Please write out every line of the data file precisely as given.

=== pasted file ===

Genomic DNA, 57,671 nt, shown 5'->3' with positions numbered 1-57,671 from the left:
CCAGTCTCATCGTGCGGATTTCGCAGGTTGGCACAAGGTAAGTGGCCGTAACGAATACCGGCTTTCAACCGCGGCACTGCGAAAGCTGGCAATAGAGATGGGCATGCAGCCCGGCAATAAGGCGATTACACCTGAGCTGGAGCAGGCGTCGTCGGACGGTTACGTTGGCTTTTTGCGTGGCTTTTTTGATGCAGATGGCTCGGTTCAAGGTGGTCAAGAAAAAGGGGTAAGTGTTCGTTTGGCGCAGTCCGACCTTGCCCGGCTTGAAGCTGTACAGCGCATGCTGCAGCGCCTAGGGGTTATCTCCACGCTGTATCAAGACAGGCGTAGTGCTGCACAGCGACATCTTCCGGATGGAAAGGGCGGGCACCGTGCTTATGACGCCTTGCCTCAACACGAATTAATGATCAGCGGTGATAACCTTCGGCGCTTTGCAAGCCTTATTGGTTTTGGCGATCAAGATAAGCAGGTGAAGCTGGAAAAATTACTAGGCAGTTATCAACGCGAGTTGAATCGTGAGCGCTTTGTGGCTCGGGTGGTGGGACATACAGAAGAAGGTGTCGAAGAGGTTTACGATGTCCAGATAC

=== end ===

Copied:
Genomic DNA, 57,671 nt, shown 5'->3' with positions numbered 1-57,671 from the left:
CCAGTCTCATCGTGCGGATTTCGCAGGTTGGCACAAGGTAAGTGGCCGTAACGAATACCGGCTTTCAACCGCGGCACTGCGAAAGCTGGCAATAGAGATGGGCATGCAGCCCGGCAATAAGGCGATTACACCTGAGCTGGAGCAGGCGTCGTCGGACGGTTACGTTGGCTTTTTGCGTGGCTTTTTTGATGCAGATGGCTCGGTTCAAGGTGGTCAAGAAAAAGGGGTAAGTGTTCGTTTGGCGCAGTCCGACCTTGCCCGGCTTGAAGCTGTACAGCGCATGCTGCAGCGCCTAGGGGTTATCTCCACGCTGTATCAAGACAGGCGTAGTGCTGCACAGCGACATCTTCCGGATGGAAAGGGCGGGCACCGTGCTTATGACGCCTTGCCTCAACACGAATTAATGATCAGCGGTGATAACCTTCGGCGCTTTGCAAGCCTTATTGGTTTTGGCGATCAAGATAAGCAGGTGAAGCTGGAAAAATTACTAGGCAGTTATCAACGCGAGTTGAATCGTGAGCGCTTTGTGGCTCGGGTGGTGGGACATACAGAAGAAGGTGTCGAAGAGGTTTACGATGTCCAGATAC